In short, I stand in solidarity with my fellow BCGEU colleagues at Vancity.sf-cool

Cheers,
Doug

June 16, 2024
12:21 pm
NorthernRaven
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Doug said
In short, I stand in solidarity with my fellow BCGEU colleagues at Vancity.sf-cool

But did you dream you saw Joe Hill last night... 🙂

June 16, 2024
11:34 pm
RetirEd
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Yes, I'd studied the annual report and had my doubts. Where did the word of no dividends for 2024 originate? I haven't seen it, just the CBC piece that made me post this. I'll also have to ask if that means no interest payments - since the interest rate on their shares has remained high. I'll have to check on that. Or is this just a conclusion some people are making after hearing the news?

The decision to unload shares is complicated by the inability to buy back except under special offers or interest accumulation. I've done well with my shares from a few credit unions so far, but then I'm old now and don't look kindly on out-waiting temporary shifts.

It's certainly true that VanCity has made mistakes, but it's been a financial powerhouse. I live in Vancouver and I don't think I'll be left without any branches in the near future. I don't like affinity programs in general - I'd rather make money and channel my charitable/ideological input myself rather than into someone else's "grab bags." I participated in a focus group (not with VanCity) once about selection of "ethical" investments and was impressed with the diversity of participant opinions on what was "ethical" - particularly how none of them wanted to avoid nuclear power investments!

RetirEd

June 17, 2024
7:30 am
AltaRed
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In the Annual Report link https://annualreport.vancity.com/_doc/Vancity-2023-annual-report.pdf on page 6, Message from CEO, I quote this passage

That said, I can understand why people looking at our 2023 bottom-line results might find my excitement odd. After all, we’re ending last year
with operating earnings of just $1.1 million, and an after-tax net loss of $1.3 million. And because our Shared Success allocations to members and
communities depend on our profits, there will be no Shared Success dividends disbursed to members this year. This comes after a record Shared Success allocation over the last two years.

The full story is actually in that Message

June 17, 2024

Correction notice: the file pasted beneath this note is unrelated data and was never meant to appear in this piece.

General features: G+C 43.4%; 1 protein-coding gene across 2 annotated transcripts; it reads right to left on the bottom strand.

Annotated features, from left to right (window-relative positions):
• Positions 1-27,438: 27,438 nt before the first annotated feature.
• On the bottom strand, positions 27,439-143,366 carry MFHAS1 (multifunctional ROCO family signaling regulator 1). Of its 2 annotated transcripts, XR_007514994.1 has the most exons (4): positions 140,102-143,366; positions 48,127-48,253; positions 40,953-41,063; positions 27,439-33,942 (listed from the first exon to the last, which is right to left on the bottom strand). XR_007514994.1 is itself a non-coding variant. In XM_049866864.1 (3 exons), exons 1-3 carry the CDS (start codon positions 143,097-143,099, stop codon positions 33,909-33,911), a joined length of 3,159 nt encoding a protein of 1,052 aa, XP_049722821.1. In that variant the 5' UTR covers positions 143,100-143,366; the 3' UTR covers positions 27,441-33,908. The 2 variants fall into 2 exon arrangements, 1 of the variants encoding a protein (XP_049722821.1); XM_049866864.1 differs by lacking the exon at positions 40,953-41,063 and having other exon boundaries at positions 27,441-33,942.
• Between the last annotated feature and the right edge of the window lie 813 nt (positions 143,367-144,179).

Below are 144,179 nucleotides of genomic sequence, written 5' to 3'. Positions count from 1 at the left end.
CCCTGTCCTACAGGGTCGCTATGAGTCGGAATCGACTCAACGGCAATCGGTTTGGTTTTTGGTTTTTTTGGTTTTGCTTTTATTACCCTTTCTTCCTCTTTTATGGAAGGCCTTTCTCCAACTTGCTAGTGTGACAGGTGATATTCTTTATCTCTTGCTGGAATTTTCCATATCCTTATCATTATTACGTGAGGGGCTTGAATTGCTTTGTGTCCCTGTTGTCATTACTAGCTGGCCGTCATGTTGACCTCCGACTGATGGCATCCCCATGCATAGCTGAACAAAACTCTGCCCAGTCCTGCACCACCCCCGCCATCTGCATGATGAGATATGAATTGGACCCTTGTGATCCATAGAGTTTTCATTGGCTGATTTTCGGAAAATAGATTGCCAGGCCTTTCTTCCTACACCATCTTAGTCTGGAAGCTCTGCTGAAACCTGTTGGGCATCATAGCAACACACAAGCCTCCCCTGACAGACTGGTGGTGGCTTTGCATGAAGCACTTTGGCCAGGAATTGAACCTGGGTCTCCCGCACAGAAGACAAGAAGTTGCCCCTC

10:55 am
Loonie
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All FIs make mistakes; VanCity is not alone. Just look, for instance, at recent shenanigans at TD, and what it is costing them. There are undoubtedly more mistakes being made in various FIs right now, but we don't know about them.

that said, it sounds like it's a good time for RetirEd to review his portfolio, long and short goals and risk tolerance. Maybe a different mix would be preferable now.

June 18, 2024
6:55 am
Bill
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Personally in general I stay away from credit unions. Based on their small market share they seem to have an inordinate number of issues compared to the big banks, as I've learned reading this site over the years. But I get why some folks like them.

June 18, 2024
8:06 am
RetirEd
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Bill: VanCity is pretty huge, small only compared to the big banks.

Yes, I've noted in the past that VanCity seems to screw slightly more than most, but always cleans up without a fight. I'm under 5% of assets with them, though. Enough to hurt if it all goes sideways, still. I do constant reviews of my assets through the year, which is why I come here often.

AltaRed: Thanks for pointing that out. I'd read it as only applying to their organizational handouts. At least I'll still have their JumpStart bonus from earlier this year!

RetirEd

June 18, 2024
9:31 am
Rail Baron
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It took a couple of attempts, but I succeeded in getting a form to redeem my Class B shares and transfer the funds to my chequing account.

First, I was sent a form that showed a redemption value of 10 times my share holding! I wonder what would have happened if I'd signed and returned that form?